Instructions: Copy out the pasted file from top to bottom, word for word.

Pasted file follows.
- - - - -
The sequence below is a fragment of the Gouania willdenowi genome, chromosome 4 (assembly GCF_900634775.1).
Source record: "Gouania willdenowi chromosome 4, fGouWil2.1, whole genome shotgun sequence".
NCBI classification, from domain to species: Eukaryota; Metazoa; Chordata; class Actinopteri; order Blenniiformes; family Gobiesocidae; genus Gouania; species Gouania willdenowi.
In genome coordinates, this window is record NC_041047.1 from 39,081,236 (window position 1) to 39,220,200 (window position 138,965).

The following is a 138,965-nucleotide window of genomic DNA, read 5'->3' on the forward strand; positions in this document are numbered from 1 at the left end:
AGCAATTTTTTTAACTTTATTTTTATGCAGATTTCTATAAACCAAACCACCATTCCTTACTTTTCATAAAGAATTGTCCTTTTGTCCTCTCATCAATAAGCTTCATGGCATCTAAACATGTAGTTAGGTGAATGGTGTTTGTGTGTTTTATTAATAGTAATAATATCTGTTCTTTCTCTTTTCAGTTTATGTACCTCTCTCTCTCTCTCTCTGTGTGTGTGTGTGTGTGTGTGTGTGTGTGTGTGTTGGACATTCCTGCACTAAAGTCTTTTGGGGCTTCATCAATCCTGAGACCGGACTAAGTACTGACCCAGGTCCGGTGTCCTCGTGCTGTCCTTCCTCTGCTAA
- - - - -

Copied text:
The sequence below is a fragment of the Gouania willdenowi genome, chromosome 4 (assembly GCF_900634775.1).
Source record: "Gouania willdenowi chromosome 4, fGouWil2.1, whole genome shotgun sequence".
NCBI classification, from domain to species: Eukaryota; Metazoa; Chordata; class Actinopteri; order Blenniiformes; family Gobiesocidae; genus Gouania; species Gouania willdenowi.
In genome coordinates, this window is record NC_041047.1 from 39,081,236 (window position 1) to 39,220,200 (window position 138,965).

The following is a 138,965-nucleotide window of genomic DNA, read 5'->3' on the forward strand; positions in this document are numbered from 1 at the left end:
AGCAATTTTTTTAACTTTATTTTTATGCAGATTTCTATAAACCAAACCACCATTCCTTACTTTTCATAAAGAATTGTCCTTTTGTCCTCTCATCAATAAGCTTCATGGCATCTAAACATGTAGTTAGGTGAATGGTGTTTGTGTGTTTTATTAATAGTAATAATATCTGTTCTTTCTCTTTTCAGTTTATGTACCTCTCTCTCTCTCTCTCTGTGTGTGTGTGTGTGTGTGTGTGTGTGTGTGTGTTGGACATTCCTGCACTAAAGTCTTTTGGGGCTTCATCAATCCTGAGACCGGACTAAGTACTGACCCAGGTCCGGTGTCCTCGTGCTGTCCTTCCTCTGCTAA